Cutting the connection
between sweets and calories may confuse the body, making it harder to regulate
Sweeteners Linked to Weight Gain
to lose weight?
might help to pour that diet soda down the drain. Researchers have laboratory
evidence that the widespread use of no-calorie sweeteners may actually make it
harder for people to control their intake and body weight. The findings appear
in the February issue of Behavioral Neuroscience, which is published by the American
Psychological Association (APA).
at Purdue University's Ingestive Behavior Research Center reported that relative
to rats that ate yogurt sweetened with glucose (a simple sugar with 15 calories/teaspoon,
the same as table sugar), rats given yogurt sweetened with zero-calorie saccharin
later consumed more calories, gained more weight, put on more body fat, and didn't
make up for it by cutting back later, all at levels of statistical significance.
Susan Swithers, PhD, and Terry Davidson, PhD, surmised that by breaking the connection
between a sweet sensation and high-calorie food, the use of saccharin changes
the body's ability to regulate intake. That change depends on experience.
with self-regulation might explain in part why obesity has risen in parallel with
the use of artificial sweeteners. It also might explain why, says Swithers, scientific
consensus on human use of artificial sweeteners is inconclusive, with various
studies finding evidence of weight loss, weight gain or little effect.
people may have different experiences with artificial and natural sweeteners,
human studies that don't take into account prior consumption may produce a variety
different experiments explored whether saccharin changed lab animals' ability
to regulate their intake, using different assessments the most obvious being
caloric intake, weight gain, and compensating by cutting back.
experimenters also measured changes in core body temperature, a physiological
assessment. Normally when we prepare to eat, the metabolic engine revs up.
rats that had been trained to respond using saccharin (which broke the link between
sweetness and calories), relative to rats trained on glucose, showed a smaller
rise in core body temperate after eating a novel, sweet-tasting, high-calorie
meal. The authors think this blunted response both led to overeating and made
it harder to burn off sweet-tasting calories.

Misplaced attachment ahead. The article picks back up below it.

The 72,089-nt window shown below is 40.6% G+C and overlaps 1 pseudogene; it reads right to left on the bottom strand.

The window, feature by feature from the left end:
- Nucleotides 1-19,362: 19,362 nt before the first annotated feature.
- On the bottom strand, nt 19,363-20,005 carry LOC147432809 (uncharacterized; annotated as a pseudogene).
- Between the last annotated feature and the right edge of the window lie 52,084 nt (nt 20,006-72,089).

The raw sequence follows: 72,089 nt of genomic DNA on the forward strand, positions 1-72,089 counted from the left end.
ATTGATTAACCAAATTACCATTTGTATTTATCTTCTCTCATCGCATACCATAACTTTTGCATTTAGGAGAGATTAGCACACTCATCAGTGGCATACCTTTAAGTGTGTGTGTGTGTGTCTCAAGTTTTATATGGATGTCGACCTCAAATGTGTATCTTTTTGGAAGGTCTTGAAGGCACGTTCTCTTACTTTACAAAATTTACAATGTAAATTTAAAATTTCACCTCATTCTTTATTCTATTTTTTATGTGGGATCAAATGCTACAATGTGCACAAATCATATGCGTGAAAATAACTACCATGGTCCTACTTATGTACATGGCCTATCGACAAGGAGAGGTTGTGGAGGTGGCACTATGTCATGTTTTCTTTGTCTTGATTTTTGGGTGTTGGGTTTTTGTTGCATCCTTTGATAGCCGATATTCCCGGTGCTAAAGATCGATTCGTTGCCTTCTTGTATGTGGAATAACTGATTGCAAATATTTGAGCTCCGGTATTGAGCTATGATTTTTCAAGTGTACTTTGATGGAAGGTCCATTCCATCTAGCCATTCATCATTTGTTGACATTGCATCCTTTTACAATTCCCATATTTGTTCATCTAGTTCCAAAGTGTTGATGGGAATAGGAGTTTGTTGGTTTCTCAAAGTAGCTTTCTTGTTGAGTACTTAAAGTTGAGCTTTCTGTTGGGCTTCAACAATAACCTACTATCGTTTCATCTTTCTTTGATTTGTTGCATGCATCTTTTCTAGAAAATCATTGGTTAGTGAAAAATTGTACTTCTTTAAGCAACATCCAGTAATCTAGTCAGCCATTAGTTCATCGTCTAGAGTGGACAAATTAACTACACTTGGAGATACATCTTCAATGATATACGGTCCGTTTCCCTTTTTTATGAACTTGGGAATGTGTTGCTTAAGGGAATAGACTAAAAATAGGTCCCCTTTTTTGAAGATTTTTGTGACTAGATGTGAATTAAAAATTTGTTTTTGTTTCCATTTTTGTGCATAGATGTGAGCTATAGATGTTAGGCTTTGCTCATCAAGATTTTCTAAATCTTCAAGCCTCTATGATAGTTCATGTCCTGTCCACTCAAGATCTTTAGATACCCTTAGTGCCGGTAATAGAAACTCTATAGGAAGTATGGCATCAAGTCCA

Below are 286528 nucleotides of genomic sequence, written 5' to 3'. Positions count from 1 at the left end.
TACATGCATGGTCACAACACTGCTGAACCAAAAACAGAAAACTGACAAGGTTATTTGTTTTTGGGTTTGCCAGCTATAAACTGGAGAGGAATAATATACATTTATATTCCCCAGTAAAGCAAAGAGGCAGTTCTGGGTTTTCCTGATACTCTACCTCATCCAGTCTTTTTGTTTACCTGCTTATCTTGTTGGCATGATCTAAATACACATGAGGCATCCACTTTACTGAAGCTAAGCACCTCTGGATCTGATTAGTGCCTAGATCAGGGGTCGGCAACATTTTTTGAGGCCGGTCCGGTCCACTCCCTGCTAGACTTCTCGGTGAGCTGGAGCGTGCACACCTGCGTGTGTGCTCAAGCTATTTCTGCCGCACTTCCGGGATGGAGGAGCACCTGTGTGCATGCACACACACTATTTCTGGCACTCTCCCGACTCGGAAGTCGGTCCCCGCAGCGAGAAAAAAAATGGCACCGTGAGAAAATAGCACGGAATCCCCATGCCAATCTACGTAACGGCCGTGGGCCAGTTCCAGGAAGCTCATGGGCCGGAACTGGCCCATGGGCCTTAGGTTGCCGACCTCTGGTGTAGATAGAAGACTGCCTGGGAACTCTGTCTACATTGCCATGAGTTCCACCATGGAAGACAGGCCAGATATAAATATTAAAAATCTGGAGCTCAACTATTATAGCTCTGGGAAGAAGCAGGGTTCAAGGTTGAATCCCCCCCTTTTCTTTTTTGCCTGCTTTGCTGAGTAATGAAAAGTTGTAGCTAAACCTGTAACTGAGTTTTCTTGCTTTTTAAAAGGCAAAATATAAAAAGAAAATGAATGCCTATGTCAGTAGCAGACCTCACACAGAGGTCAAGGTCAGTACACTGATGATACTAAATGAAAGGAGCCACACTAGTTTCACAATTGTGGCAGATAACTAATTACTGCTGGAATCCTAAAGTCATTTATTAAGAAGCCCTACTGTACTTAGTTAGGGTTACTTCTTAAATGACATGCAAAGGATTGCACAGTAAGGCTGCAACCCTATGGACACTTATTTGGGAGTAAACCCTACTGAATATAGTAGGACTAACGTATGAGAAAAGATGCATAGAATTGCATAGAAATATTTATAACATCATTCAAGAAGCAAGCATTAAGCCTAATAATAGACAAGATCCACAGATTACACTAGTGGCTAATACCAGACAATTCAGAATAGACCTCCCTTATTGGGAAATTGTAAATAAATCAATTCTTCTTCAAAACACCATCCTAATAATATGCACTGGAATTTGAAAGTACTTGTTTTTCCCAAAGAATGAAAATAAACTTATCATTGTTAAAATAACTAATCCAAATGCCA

data clearly indicate that consuming a food sweetened with no-calorie saccharin
can lead to greater body-weight gain and adiposity than would consuming the same
food sweetened with a higher-calorie sugar," the authors wrote.
authors acknowledge that this outcome may seem counterintuitive and might not
come as welcome news to human clinical researchers and health-care practitioners,
who have long recommended low- or no-calorie sweeteners. What's more, the data
come from rats, not humans. However, they noted that their findings match emerging
evidence that people who drink more diet drinks are at higher risk for obesity
and metabolic syndrome, a collection of medical problems such as abdominal fat,
high blood pressure and insulin resistance that put people at risk for heart disease
would a sugar substitute backfire? Swithers and Davidson wrote that sweet foods
provide a "salient orosensory stimulus" that strongly predicts someone
is about to take in a lot of calories. Ingestive and digestive reflexes gear up
for that intake but when false sweetness isn't followed by lots of calories, the
system gets confused. Thus, people may eat more or expend less energy than they
good news, Swithers says, is that people can still count calories to regulate
intake and body weight. However, she sympathizes with the dieter's lament that
counting calories requires more conscious effort than consuming low-calorie foods.
adds that based on the lab's hypothesis, other artificial sweeteners such as aspartame,
sucralose and acesulfame K, which also taste sweet but do not predict the delivery
of calories, could have similar effects. Finally, although the results are consistent
with the idea that humans would show similar effects, human study is required
for further demonstration.
A Role for Sweet Taste: Calorie Predictive Relations in Energy Regulation
by Rats, Susan E. Swithers, PhD and Terry L. Davidson, PhD, Purdue University;
Behavioral Neuroscience, Vol. 122, No. 1.
text of the article is available from the APA Public Affairs Office and at http://www.apa.org/journals/releases/bne-feb08-swithers.pdf
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